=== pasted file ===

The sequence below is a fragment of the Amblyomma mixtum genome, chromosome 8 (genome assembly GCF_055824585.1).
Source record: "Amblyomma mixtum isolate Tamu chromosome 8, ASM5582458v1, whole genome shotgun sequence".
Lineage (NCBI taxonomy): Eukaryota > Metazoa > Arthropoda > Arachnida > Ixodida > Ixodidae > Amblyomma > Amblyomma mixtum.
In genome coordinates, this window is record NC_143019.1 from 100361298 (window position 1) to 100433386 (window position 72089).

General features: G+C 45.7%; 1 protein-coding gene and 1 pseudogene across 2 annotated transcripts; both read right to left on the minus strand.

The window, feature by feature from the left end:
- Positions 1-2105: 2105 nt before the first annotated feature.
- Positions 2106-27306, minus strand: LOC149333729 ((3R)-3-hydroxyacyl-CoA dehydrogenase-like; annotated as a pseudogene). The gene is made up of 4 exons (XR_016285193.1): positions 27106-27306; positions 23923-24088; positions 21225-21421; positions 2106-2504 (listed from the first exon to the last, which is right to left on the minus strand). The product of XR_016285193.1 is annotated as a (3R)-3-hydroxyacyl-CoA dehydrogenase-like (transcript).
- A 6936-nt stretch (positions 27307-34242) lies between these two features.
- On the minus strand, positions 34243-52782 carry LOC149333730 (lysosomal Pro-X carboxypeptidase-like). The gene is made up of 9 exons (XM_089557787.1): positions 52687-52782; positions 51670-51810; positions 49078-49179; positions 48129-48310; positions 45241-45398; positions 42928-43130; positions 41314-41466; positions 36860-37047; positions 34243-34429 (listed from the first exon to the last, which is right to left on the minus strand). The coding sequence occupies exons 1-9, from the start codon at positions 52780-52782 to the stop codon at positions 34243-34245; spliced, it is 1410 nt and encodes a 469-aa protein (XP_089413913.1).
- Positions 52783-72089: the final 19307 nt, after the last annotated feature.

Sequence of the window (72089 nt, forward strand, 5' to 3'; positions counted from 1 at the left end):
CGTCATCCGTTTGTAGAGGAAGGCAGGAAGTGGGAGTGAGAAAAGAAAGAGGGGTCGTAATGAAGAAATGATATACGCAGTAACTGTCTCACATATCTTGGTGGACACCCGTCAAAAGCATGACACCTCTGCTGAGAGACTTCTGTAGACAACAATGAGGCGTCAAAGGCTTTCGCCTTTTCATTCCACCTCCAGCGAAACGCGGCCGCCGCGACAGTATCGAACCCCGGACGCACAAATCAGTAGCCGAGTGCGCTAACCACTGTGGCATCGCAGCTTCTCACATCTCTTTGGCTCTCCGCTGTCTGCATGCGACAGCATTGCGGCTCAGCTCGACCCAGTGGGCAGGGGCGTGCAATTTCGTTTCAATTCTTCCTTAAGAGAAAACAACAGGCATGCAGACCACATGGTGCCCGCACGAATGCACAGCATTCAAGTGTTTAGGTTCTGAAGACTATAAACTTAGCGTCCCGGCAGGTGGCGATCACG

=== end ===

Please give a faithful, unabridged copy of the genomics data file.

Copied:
The sequence below is a fragment of the Amblyomma mixtum genome, chromosome 8 (genome assembly GCF_055824585.1).
Source record: "Amblyomma mixtum isolate Tamu chromosome 8, ASM5582458v1, whole genome shotgun sequence".
Lineage (NCBI taxonomy): Eukaryota > Metazoa > Arthropoda > Arachnida > Ixodida > Ixodidae > Amblyomma > Amblyomma mixtum.
In genome coordinates, this window is record NC_143019.1 from 100361298 (window position 1) to 100433386 (window position 72089).

General features: G+C 45.7%; 1 protein-coding gene and 1 pseudogene across 2 annotated transcripts; both read right to left on the minus strand.

The window, feature by feature from the left end:
- Positions 1-2105: 2105 nt before the first annotated feature.
- Positions 2106-27306, minus strand: LOC149333729 ((3R)-3-hydroxyacyl-CoA dehydrogenase-like; annotated as a pseudogene). The gene is made up of 4 exons (XR_016285193.1): positions 27106-27306; positions 23923-24088; positions 21225-21421; positions 2106-2504 (listed from the first exon to the last, which is right to left on the minus strand). The product of XR_016285193.1 is annotated as a (3R)-3-hydroxyacyl-CoA dehydrogenase-like (transcript).
- A 6936-nt stretch (positions 27307-34242) lies between these two features.
- On the minus strand, positions 34243-52782 carry LOC149333730 (lysosomal Pro-X carboxypeptidase-like). The gene is made up of 9 exons (XM_089557787.1): positions 52687-52782; positions 51670-51810; positions 49078-49179; positions 48129-48310; positions 45241-45398; positions 42928-43130; positions 41314-41466; positions 36860-37047; positions 34243-34429 (listed from the first exon to the last, which is right to left on the minus strand). The coding sequence occupies exons 1-9, from the start codon at positions 52780-52782 to the stop codon at positions 34243-34245; spliced, it is 1410 nt and encodes a 469-aa protein (XP_089413913.1).
- Positions 52783-72089: the final 19307 nt, after the last annotated feature.

Sequence of the window (72089 nt, forward strand, 5' to 3'; positions counted from 1 at the left end):
CGTCATCCGTTTGTAGAGGAAGGCAGGAAGTGGGAGTGAGAAAAGAAAGAGGGGTCGTAATGAAGAAATGATATACGCAGTAACTGTCTCACATATCTTGGTGGACACCCGTCAAAAGCATGACACCTCTGCTGAGAGACTTCTGTAGACAACAATGAGGCGTCAAAGGCTTTCGCCTTTTCATTCCACCTCCAGCGAAACGCGGCCGCCGCGACAGTATCGAACCCCGGACGCACAAATCAGTAGCCGAGTGCGCTAACCACTGTGGCATCGCAGCTTCTCACATCTCTTTGGCTCTCCGCTGTCTGCATGCGACAGCATTGCGGCTCAGCTCGACCCAGTGGGCAGGGGCGTGCAATTTCGTTTCAATTCTTCCTTAAGAGAAAACAACAGGCATGCAGACCACATGGTGCCCGCACGAATGCACAGCATTCAAGTGTTTAGGTTCTGAAGACTATAAACTTAGCGTCCCGGCAGGTGGCGATCACG